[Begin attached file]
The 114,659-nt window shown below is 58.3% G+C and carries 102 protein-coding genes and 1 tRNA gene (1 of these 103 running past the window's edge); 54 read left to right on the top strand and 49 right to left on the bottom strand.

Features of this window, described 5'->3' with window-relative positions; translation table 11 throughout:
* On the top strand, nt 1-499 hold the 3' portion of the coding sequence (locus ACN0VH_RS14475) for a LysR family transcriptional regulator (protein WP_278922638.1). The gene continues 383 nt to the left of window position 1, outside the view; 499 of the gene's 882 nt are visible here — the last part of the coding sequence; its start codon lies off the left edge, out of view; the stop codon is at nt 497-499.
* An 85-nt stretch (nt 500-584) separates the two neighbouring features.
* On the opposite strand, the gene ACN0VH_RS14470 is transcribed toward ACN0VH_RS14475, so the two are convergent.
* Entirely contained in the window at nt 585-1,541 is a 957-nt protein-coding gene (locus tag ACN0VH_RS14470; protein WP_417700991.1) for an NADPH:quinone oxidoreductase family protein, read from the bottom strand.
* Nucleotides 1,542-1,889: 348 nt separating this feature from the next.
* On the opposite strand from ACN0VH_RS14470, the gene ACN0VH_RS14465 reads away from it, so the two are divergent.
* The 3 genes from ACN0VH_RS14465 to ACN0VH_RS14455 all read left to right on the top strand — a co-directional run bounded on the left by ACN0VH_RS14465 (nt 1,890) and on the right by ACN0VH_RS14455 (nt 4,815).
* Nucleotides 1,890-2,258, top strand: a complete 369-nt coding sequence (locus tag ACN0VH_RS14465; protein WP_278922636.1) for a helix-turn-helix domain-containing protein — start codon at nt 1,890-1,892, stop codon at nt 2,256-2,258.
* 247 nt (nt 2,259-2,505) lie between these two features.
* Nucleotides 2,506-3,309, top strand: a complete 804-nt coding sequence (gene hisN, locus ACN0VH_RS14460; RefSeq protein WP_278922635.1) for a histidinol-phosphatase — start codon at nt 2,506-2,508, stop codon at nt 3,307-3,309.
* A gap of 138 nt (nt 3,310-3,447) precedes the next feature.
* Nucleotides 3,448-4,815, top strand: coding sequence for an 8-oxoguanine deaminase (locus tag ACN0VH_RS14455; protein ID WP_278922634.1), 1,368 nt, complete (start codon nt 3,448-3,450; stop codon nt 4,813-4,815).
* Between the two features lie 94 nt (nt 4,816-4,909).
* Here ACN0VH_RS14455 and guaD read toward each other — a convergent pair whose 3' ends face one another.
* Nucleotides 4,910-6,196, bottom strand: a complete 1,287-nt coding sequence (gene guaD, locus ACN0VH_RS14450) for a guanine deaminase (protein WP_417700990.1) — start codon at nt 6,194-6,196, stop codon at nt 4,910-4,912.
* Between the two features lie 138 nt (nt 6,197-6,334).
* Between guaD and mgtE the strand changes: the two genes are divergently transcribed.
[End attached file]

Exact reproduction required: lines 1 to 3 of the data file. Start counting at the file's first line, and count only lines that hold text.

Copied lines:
The 114,659-nt window shown below is 58.3% G+C and carries 102 protein-coding genes and 1 tRNA gene (1 of these 103 running past the window's edge); 54 read left to right on the top strand and 49 right to left on the bottom strand.

Features of this window, described 5'->3' with window-relative positions; translation table 11 throughout:
* On the top strand, nt 1-499 hold the 3' portion of the coding sequence (locus ACN0VH_RS14475) for a LysR family transcriptional regulator (protein WP_278922638.1). The gene continues 383 nt to the left of window position 1, outside the view; 499 of the gene's 882 nt are visible here — the last part of the coding sequence; its start codon lies off the left edge, out of view; the stop codon is at nt 497-499.